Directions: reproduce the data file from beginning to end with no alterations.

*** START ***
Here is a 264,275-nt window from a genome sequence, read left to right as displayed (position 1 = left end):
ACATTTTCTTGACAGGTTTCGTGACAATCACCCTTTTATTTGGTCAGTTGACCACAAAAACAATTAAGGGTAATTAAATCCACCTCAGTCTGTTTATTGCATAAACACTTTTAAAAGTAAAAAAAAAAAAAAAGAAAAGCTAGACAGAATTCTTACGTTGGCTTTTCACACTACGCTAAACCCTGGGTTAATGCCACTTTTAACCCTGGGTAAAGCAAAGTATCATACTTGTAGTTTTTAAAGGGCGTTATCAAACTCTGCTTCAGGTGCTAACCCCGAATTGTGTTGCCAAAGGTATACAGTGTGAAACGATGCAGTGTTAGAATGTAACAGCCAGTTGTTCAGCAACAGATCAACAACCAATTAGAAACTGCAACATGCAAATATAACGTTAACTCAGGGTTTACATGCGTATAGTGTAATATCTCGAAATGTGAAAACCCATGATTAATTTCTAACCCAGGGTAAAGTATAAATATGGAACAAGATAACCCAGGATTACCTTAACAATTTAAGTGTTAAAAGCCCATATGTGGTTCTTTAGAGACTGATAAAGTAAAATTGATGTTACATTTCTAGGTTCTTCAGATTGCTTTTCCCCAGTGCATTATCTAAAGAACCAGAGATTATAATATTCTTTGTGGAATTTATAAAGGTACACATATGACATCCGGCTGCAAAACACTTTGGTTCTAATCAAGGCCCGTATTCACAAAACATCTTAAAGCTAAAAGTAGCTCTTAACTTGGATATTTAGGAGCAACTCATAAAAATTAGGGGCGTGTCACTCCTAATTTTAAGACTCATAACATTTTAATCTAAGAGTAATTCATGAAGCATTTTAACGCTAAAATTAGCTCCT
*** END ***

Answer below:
Here is a 264,275-nt window from a genome sequence, read left to right as displayed (position 1 = left end):
ACATTTTCTTGACAGGTTTCGTGACAATCACCCTTTTATTTGGTCAGTTGACCACAAAAACAATTAAGGGTAATTAAATCCACCTCAGTCTGTTTATTGCATAAACACTTTTAAAAGTAAAAAAAAAAAAAAAGAAAAGCTAGACAGAATTCTTACGTTGGCTTTTCACACTACGCTAAACCCTGGGTTAATGCCACTTTTAACCCTGGGTAAAGCAAAGTATCATACTTGTAGTTTTTAAAGGGCGTTATCAAACTCTGCTTCAGGTGCTAACCCCGAATTGTGTTGCCAAAGGTATACAGTGTGAAACGATGCAGTGTTAGAATGTAACAGCCAGTTGTTCAGCAACAGATCAACAACCAATTAGAAACTGCAACATGCAAATATAACGTTAACTCAGGGTTTACATGCGTATAGTGTAATATCTCGAAATGTGAAAACCCATGATTAATTTCTAACCCAGGGTAAAGTATAAATATGGAACAAGATAACCCAGGATTACCTTAACAATTTAAGTGTTAAAAGCCCATATGTGGTTCTTTAGAGACTGATAAAGTAAAATTGATGTTACATTTCTAGGTTCTTCAGATTGCTTTTCCCCAGTGCATTATCTAAAGAACCAGAGATTATAATATTCTTTGTGGAATTTATAAAGGTACACATATGACATCCGGCTGCAAAACACTTTGGTTCTAATCAAGGCCCGTATTCACAAAACATCTTAAAGCTAAAAGTAGCTCTTAACTTGGATATTTAGGAGCAACTCATAAAAATTAGGGGCGTGTCACTCCTAATTTTAAGACTCATAACATTTTAATCTAAGAGTAATTCATGAAGCATTTTAACGCTAAAATTAGCTCCT